What an obscenity that an F1 team accepts Russian bribe money and agrees to put some Russian drone in the car just to keep racing. They should be ashamed. Peter Sauber should be able to do better than this and he should start by finding a better business partner than Monisha Kaltenborn.

  • gowras

    Cash strapped Sauber hope they have not made a wrong business decision both in terms of technically and financially by partnering Russians. Am sure there are business houses in Europe who could have come to rescue. Time will tell whats in store for the 2014 season when you have a rookie in the car this is the only Achilles heal for Sauber now.

  • MIE

    Was this deal a result of their earlier tie in with Chelsea?

    Russian money features for the football club as well. I’ve not seen anything linking the two, I just wondered if the partnership was beginning to bear fruit.

  • Philip Pegler

    This is nothing short of tragic. Talk about from the penthouse to the dog house. Young talent, yes; 17 years old in a F1 car, no. This can surely end in tears, if not for the driver but for Peter Sauber.

    I’ve always thought of Sauber as a very classy outfit. They came close to disaster when BMW backed out but managed to rally back to respectability. In the mid-90s they were indeed a front of mid-field outfit with Frentzen and Wendlinger and even Andrea de Cesaris drove for the outfit following Carl’s career-ending Monaco shunt. But now, I can’t see this going very far at all.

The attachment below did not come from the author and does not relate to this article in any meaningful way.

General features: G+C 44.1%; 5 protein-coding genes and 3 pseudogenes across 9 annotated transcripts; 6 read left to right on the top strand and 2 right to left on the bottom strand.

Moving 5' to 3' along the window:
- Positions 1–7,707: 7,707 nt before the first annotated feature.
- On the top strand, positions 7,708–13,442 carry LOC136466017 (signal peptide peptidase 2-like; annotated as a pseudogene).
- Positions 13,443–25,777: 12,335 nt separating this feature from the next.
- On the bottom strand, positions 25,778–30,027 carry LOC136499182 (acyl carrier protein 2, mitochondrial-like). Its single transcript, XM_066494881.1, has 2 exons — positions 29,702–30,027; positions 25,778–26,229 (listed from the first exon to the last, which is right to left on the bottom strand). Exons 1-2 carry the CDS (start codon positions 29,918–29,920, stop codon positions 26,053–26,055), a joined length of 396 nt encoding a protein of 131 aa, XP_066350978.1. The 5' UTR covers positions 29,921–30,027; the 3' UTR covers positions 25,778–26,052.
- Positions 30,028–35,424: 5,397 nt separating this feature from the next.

Perhaps it would have been better to put Jules Bianci in the Sauber and the Russian kid in the Marussia. This may be painful to watch, but in the ever revolving world of F1, Sauber may be about the change places with Williams, and this team does not have the legacy, the past success or the staff to vault it back to the front of the field.

  • I have to say, aged 17 in an F1 car, is somewhat distasteful in my opinion! Quite shocking actually…

  • JasonI

    Russian money is not exactly confidence inspiring. I miss BMW.

  • nofahz

    The oligarchs sure are jumping on the professional sport franchise ownership bandwagon. It does afford an astonishing array of legit, and not so legit activities one can have with the piles of reserve cash they might have laying around. Owning a company based in a tax haven probably makes the available options even more interesting